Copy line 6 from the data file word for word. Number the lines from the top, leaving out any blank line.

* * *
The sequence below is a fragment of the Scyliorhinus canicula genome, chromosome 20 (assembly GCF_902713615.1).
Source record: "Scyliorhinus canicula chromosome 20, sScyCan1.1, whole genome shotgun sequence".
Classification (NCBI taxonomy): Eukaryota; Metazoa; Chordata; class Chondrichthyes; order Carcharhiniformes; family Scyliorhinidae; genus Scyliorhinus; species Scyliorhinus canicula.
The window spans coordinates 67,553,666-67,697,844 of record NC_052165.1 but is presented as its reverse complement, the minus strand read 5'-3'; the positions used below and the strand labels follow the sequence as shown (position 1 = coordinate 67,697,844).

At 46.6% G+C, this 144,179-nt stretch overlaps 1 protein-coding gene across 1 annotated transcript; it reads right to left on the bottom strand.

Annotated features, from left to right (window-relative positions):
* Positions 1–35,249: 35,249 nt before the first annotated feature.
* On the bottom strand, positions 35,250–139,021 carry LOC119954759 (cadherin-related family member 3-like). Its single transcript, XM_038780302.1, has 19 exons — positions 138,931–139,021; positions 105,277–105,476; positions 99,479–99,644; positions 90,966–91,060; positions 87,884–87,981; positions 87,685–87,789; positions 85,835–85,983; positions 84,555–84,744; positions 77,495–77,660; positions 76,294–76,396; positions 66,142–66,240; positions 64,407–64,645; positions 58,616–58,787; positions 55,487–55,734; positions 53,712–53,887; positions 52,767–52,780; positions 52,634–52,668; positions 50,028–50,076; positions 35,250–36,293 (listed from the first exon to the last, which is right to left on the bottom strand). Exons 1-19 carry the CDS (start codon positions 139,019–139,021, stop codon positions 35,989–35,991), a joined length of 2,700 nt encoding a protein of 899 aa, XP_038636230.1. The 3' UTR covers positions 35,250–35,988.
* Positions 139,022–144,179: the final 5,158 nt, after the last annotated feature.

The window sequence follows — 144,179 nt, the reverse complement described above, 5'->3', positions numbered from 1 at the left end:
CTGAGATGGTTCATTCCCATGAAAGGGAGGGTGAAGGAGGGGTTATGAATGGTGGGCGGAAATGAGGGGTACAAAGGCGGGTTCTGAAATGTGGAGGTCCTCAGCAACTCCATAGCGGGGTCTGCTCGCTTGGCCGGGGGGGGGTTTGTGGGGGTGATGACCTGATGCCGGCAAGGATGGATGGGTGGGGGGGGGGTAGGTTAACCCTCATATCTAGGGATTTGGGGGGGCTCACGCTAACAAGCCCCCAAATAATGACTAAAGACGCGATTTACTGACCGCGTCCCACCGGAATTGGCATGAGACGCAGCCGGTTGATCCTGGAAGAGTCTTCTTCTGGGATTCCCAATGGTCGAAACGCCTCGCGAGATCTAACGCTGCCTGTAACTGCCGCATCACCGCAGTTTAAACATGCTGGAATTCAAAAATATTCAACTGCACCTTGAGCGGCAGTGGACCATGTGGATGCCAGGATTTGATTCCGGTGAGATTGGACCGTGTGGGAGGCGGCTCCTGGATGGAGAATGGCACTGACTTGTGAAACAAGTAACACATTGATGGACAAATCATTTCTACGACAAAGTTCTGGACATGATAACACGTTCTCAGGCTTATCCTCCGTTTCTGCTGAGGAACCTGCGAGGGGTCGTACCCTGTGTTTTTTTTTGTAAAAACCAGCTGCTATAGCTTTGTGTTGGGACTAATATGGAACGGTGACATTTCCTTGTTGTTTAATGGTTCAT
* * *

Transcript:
Annotated features, from left to right (window-relative positions):